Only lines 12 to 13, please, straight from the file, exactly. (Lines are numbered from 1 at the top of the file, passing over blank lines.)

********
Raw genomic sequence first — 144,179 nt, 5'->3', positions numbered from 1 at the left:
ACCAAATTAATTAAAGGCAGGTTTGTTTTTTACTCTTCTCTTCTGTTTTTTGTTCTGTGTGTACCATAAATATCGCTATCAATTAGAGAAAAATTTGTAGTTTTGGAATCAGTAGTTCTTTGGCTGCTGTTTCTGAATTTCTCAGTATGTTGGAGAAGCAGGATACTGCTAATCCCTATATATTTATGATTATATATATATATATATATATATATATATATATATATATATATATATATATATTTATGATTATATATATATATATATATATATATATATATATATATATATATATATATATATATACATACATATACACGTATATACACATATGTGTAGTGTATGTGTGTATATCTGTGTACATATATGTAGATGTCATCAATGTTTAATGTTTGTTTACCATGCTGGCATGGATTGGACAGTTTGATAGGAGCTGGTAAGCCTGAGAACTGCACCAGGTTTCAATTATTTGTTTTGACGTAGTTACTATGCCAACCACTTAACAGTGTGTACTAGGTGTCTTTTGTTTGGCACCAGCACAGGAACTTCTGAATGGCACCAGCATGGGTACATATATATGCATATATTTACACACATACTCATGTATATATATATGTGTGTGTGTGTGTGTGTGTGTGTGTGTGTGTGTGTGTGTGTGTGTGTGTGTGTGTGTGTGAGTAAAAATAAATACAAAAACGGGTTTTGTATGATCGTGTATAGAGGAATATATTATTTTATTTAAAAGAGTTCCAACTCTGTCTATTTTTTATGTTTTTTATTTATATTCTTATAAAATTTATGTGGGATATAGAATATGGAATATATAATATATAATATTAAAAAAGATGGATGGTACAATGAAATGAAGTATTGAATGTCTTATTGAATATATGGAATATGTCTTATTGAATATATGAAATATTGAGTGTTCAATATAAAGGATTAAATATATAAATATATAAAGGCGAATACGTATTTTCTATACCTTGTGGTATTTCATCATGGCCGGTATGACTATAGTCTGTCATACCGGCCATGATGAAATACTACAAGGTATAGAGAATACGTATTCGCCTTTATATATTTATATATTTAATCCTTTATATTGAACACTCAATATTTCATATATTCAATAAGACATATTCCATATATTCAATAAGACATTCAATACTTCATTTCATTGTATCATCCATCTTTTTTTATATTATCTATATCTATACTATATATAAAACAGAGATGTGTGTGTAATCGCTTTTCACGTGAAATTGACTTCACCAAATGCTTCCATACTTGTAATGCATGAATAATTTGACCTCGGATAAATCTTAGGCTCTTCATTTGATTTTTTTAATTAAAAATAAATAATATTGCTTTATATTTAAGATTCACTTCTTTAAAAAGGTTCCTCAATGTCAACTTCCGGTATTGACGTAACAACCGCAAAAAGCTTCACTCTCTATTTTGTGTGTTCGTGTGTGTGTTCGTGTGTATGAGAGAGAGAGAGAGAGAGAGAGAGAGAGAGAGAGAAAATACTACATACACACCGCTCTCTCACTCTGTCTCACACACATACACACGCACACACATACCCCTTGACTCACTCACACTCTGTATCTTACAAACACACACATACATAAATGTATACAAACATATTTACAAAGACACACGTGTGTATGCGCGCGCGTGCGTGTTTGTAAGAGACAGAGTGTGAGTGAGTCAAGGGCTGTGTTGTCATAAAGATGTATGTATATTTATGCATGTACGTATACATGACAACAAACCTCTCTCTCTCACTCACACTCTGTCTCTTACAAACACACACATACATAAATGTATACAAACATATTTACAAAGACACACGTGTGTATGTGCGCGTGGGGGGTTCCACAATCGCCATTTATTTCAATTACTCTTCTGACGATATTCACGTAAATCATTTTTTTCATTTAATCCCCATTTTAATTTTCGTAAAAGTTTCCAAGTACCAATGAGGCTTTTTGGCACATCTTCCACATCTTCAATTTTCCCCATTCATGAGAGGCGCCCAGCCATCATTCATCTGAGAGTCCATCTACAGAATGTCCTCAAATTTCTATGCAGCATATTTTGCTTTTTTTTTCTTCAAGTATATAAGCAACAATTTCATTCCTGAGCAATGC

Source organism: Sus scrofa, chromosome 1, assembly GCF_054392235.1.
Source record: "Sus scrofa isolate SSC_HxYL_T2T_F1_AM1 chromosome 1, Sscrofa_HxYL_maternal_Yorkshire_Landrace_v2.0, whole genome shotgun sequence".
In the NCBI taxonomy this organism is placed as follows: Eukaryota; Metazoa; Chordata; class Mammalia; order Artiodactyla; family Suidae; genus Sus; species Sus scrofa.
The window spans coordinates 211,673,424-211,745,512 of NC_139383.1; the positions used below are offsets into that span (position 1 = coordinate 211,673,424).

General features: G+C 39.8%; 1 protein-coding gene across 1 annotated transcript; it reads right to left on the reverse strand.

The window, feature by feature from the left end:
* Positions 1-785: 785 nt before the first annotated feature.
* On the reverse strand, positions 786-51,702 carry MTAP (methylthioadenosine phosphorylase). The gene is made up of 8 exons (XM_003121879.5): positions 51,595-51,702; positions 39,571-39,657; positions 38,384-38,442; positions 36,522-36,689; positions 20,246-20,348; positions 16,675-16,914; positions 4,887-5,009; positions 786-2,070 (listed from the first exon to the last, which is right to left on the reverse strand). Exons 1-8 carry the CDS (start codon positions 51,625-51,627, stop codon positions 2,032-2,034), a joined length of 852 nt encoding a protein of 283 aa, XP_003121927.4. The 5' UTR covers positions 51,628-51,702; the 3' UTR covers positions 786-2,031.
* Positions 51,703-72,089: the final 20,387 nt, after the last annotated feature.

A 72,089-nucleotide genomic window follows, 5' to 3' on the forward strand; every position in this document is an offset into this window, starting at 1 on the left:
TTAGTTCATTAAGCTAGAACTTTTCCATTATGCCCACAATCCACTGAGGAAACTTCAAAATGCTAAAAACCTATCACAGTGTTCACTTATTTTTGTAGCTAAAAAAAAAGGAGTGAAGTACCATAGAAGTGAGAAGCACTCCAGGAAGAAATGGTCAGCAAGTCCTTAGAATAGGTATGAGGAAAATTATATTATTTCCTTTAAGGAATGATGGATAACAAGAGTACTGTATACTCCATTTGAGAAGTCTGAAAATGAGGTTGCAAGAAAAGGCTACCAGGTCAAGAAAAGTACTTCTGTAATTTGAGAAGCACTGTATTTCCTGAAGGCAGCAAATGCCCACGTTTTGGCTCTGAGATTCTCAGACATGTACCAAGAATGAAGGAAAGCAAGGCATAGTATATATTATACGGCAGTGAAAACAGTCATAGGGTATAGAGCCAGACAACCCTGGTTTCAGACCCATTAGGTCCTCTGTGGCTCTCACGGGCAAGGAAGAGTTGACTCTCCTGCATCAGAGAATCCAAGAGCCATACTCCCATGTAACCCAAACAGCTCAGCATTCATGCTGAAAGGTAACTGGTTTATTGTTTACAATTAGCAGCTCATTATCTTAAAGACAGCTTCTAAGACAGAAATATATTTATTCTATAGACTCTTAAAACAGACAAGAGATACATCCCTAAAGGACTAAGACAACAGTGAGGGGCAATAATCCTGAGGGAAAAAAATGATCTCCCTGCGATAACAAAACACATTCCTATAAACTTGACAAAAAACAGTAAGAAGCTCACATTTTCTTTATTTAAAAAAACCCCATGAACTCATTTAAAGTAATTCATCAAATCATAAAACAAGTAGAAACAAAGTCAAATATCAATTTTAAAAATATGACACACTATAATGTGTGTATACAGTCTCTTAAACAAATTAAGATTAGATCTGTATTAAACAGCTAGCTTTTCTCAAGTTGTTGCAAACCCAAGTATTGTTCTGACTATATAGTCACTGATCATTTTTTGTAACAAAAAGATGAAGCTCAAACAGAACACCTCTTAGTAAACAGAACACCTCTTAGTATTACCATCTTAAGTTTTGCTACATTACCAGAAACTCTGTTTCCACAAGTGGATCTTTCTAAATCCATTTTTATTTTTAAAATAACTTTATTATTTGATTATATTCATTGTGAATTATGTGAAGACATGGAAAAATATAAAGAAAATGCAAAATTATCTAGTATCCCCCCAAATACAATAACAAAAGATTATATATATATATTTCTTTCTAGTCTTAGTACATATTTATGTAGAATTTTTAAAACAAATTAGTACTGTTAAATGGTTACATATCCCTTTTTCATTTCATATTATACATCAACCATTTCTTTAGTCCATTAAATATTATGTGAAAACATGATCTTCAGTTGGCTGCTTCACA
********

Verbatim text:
A 72,089-nucleotide genomic window follows, 5' to 3' on the forward strand; every position in this document is an offset into this window, starting at 1 on the left:
TTAGTTCATTAAGCTAGAACTTTTCCATTATGCCCACAATCCACTGAGGAAACTTCAAAATGCTAAAAACCTATCACAGTGTTCACTTATTTTTGTAGCTAAAAAAAAAGGAGTGAAGTACCATAGAAGTGAGAAGCACTCCAGGAAGAAATGGTCAGCAAGTCCTTAGAATAGGTATGAGGAAAATTATATTATTTCCTTTAAGGAATGATGGATAACAAGAGTACTGTATACTCCATTTGAGAAGTCTGAAAATGAGGTTGCAAGAAAAGGCTACCAGGTCAAGAAAAGTACTTCTGTAATTTGAGAAGCACTGTATTTCCTGAAGGCAGCAAATGCCCACGTTTTGGCTCTGAGATTCTCAGACATGTACCAAGAATGAAGGAAAGCAAGGCATAGTATATATTATACGGCAGTGAAAACAGTCATAGGGTATAGAGCCAGACAACCCTGGTTTCAGACCCATTAGGTCCTCTGTGGCTCTCACGGGCAAGGAAGAGTTGACTCTCCTGCATCAGAGAATCCAAGAGCCATACTCCCATGTAACCCAAACAGCTCAGCATTCATGCTGAAAGGTAACTGGTTTATTGTTTACAATTAGCAGCTCATTATCTTAAAGACAGCTTCTAAGACAGAAATATATTTATTCTATAGACTCTTAAAACAGACAAGAGATACATCCCTAAAGGACTAAGACAACAGTGAGGGGCAATAATCCTGAGGGAAAAAAATGATCTCCCTGCGATAACAAAACACATTCCTATAAACTTGACAAAAAACAGTAAGAAGCTCACATTTTCTTTATTTAAAAAAACCCCATGAACTCATTTAAAGTAATTCATCAAATCATAAAACAAGTAGAAACAAAGTCAAATATCAATTTTAAAAATATGACACACTATAATGTGTGTATACAGTCTCTTAAACAAATTAAGATTAGATCTGTATTAAACAGCTAGCTTTTCTCAAGTTGTTGCAAACCCAAGTATTGTTCTGACTATATAGTCACTGATCATTTTTTGTAACAAAAAGATGAAGCTCAAACAGAACACCTCTTAGTAAACAGAACACCTCTTAGTATTACCATCTTAAGTTTTGCTACATTACCAGAAACTCTGTTTCCACAAGTGGATCTTTCTAAATCCATTTTTATTTTTAAAATAACTTTATTATTTGATTATATTCATTGTGAATTATGTGAAGACATGGAAAAATATAAAGAAAATGCAAAATTATCTAGTATCCCCCCAAATACAATAACAAAAGATTATATATATATATTTCTTTCTAGTCTTAGTACATATTTATGTAGAATTTTTAAAACAAATTAGTACTGTTAAATGGTTACATATCCCTTTTTCATTTCATATTATACATCAACCATTTCTTTAGTCCATTAAATATTATGTGAAAACATGATCTTCAGTTGGCTGCTTCACA